In learning about the different sites available on the web, I’ve seen firsthand how effective design – one which attracts the user; presents information in a colourful, consistent, and accessible way; is easy to navigate; and includes interactive elements – is crucial in enticing the visitor to explore and to return to the site. In the virtual world, form is certainly just as crucial as content. Links to the many colourful and effective sites that Don introduced us to can be found on his course website (under “Calendar of Topics”, then “Lecture Outline” for whichever topic chosen). In particular, Don’s lecture on Digital Outreach contains links to exhibits that display the ingenuity and creativity flourishing on the web. The Digital Vaults website, created by National Archives and Records Administration (NARA), especially had all of the students exclaiming over its attractive and interactive Flash component.

Primary source documents, removed from their traditional archival setting and reconfigured in a slick digital environment, have never appeared more compelling.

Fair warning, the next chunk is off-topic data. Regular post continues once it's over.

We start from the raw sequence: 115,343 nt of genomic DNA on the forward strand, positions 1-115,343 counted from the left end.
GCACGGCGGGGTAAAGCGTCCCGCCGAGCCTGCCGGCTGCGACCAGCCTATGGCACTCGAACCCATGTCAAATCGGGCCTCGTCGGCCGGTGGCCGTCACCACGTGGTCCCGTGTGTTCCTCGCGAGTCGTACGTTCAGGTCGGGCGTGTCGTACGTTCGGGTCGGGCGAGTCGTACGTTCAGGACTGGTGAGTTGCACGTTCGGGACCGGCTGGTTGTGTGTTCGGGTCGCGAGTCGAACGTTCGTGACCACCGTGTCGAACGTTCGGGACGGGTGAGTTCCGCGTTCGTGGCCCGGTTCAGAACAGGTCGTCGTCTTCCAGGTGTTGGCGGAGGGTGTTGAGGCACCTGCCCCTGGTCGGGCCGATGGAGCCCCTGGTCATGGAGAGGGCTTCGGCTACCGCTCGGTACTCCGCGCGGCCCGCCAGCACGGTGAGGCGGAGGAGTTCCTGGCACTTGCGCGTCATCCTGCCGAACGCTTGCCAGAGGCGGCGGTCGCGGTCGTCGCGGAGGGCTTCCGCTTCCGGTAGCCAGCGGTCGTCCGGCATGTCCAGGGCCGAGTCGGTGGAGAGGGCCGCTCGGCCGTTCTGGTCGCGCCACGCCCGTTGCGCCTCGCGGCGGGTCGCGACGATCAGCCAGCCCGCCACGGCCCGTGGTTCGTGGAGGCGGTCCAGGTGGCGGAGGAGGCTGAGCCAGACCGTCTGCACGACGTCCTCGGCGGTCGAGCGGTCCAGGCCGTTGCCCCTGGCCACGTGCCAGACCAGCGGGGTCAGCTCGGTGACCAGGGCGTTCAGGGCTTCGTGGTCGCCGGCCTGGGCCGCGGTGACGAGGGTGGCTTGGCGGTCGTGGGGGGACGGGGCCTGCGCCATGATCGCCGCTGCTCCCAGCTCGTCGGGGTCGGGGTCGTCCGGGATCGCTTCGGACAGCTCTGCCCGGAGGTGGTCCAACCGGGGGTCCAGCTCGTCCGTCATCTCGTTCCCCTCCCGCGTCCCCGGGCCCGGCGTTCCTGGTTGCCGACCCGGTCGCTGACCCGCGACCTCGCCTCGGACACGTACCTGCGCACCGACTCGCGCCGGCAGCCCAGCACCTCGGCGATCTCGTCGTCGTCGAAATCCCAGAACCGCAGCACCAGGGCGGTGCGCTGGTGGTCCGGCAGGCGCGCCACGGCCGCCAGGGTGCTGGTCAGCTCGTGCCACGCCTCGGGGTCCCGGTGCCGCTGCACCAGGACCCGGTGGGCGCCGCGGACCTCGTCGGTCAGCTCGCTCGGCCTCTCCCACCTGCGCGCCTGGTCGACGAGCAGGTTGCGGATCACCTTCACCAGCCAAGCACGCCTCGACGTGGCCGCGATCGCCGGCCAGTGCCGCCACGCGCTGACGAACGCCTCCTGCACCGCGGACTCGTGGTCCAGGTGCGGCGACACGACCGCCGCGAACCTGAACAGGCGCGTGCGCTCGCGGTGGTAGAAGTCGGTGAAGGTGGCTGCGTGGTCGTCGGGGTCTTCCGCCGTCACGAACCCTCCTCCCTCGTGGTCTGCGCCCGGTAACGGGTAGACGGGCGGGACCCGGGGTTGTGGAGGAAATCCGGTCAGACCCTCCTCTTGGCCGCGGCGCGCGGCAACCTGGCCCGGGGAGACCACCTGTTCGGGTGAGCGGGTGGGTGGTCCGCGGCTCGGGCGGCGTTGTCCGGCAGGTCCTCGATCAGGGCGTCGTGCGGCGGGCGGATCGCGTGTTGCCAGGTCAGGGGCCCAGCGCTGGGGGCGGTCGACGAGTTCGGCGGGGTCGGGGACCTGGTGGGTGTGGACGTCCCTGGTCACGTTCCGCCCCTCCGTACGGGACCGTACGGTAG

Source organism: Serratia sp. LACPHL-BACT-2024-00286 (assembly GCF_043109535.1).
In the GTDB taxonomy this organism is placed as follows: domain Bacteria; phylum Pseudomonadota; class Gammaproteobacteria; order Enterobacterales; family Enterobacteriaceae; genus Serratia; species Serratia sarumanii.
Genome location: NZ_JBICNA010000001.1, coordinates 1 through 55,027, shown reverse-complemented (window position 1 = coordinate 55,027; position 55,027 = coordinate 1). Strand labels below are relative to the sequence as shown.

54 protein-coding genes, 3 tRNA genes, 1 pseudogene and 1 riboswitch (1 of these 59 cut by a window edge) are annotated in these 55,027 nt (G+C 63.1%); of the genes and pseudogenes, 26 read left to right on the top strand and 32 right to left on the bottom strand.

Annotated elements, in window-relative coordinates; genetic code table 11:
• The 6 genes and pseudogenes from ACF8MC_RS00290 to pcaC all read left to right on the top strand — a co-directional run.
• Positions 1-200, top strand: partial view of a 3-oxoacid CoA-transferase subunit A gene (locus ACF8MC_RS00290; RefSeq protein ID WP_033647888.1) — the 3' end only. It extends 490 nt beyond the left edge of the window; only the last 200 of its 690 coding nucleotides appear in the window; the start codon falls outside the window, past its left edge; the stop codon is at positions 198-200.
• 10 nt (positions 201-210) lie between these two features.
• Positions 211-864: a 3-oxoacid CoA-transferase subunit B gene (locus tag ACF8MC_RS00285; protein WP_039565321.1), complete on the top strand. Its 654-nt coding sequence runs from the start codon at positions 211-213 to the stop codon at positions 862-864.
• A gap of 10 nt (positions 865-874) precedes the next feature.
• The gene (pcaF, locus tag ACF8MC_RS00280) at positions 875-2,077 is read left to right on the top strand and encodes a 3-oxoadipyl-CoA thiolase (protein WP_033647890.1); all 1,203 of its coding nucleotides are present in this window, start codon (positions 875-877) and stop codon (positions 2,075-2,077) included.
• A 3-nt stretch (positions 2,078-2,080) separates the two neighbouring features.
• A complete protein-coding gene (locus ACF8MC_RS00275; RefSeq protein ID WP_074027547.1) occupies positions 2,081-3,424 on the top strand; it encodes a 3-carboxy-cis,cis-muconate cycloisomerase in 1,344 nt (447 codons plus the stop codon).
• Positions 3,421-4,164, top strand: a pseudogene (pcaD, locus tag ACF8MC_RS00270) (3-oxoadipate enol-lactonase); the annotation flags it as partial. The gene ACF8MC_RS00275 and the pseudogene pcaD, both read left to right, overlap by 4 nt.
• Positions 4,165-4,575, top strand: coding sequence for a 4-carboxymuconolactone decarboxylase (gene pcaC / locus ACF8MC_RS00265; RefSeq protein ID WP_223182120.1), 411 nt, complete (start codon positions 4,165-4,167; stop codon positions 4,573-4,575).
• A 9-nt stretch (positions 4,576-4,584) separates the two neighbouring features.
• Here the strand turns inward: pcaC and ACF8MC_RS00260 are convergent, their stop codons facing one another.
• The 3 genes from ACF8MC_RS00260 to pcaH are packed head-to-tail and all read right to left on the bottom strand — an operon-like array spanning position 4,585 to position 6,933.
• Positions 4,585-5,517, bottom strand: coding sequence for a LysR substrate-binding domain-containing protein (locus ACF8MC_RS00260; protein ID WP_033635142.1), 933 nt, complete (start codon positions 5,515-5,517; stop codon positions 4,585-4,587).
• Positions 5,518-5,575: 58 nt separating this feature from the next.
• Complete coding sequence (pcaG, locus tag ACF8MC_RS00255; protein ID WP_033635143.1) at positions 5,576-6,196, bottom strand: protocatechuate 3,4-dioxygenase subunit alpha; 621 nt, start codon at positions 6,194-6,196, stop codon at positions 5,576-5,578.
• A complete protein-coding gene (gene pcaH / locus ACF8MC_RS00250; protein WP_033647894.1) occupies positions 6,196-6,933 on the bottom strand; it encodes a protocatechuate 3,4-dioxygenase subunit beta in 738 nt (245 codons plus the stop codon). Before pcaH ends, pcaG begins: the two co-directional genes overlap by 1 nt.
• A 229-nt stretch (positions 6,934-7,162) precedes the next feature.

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For my own presentation, I was fortunate enough to stumble upon a terrific digital exhibit, also created by NARA (in conjunction with the Foundation for the National Archives), entitled “Eyewitness: American Originals from the National Archives.” This online exhibit presents twenty-six first-hand accounts of dramatic moments in history, from 1775 to 1979, that were in some way connected to Americans, usually notable ones like Thomas Jefferson, Lady Bird Johnson, and President John F. Kennedy. The exhibit features diverse archival materials held by NARA and its Presidential Libraries, ranging from diaries, letters, memos, and transcripts to photographs and audio and visual recordings. Developed as an extension of a physical exhibit that was on display in the National Archives library in June 2006, the digital exhibit exists in both Flash and HTML formats.